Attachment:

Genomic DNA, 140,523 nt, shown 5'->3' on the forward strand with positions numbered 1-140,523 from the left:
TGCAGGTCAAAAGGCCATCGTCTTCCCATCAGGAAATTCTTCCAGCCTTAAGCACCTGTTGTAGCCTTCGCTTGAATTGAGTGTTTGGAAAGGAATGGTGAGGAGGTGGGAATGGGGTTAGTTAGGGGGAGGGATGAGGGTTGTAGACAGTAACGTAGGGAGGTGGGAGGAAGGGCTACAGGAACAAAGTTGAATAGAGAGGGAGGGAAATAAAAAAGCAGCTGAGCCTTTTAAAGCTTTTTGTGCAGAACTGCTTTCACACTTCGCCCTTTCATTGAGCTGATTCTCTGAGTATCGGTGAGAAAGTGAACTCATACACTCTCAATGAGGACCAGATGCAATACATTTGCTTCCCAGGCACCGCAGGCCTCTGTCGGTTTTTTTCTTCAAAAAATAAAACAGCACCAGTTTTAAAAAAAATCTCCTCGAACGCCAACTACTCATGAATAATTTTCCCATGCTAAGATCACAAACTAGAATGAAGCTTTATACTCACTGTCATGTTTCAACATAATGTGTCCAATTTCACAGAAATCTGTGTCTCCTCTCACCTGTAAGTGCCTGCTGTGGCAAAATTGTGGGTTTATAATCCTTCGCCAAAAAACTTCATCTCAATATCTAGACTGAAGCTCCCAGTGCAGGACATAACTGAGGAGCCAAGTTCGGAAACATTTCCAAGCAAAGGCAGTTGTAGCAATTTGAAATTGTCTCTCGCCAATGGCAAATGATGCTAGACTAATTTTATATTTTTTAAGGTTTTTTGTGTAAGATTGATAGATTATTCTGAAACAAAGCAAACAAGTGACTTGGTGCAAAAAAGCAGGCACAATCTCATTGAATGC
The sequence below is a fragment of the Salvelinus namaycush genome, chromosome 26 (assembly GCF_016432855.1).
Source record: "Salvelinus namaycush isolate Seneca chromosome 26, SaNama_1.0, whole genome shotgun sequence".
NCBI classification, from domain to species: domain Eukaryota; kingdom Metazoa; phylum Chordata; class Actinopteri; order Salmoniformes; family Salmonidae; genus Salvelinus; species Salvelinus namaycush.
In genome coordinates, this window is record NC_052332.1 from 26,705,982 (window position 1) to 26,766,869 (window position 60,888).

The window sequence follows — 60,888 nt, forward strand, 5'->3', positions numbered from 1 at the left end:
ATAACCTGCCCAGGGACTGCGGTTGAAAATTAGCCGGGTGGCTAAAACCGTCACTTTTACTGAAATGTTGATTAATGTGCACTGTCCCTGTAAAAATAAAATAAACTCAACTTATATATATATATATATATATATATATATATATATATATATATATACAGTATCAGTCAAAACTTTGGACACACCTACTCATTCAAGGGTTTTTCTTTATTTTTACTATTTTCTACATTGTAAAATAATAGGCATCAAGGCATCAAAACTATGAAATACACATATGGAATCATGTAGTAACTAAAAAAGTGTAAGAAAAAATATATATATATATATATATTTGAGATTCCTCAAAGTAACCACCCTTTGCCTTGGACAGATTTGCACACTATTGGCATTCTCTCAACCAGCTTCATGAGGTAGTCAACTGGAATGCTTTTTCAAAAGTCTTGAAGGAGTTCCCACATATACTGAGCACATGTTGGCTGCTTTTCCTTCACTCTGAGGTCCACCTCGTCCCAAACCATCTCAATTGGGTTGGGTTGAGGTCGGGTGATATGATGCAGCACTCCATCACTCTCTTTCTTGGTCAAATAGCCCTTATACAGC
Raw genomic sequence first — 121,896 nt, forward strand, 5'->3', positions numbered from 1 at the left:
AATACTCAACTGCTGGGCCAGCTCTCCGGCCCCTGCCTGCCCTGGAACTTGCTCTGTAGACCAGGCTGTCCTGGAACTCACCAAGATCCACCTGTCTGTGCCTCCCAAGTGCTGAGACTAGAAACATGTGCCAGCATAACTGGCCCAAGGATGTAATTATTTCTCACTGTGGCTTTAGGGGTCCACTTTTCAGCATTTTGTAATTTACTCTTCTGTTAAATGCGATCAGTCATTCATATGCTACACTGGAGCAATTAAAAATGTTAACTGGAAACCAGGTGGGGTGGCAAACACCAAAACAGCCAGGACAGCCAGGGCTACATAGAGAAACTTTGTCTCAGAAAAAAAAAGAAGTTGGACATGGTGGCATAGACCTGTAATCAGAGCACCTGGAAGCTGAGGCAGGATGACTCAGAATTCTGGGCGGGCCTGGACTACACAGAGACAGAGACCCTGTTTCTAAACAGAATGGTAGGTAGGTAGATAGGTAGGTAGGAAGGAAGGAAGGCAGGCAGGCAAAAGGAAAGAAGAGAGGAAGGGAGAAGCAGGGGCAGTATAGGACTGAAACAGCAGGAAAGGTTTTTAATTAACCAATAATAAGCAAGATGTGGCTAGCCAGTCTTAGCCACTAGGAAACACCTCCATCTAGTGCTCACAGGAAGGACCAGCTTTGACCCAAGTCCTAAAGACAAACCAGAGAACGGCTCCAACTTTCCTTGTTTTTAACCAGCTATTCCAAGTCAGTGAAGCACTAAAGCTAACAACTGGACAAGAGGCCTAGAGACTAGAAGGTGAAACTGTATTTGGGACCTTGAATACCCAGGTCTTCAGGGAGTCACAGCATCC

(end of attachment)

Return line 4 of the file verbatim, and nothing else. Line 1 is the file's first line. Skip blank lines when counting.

Source record: "Salvelinus namaycush isolate Seneca chromosome 26, SaNama_1.0, whole genome shotgun sequence".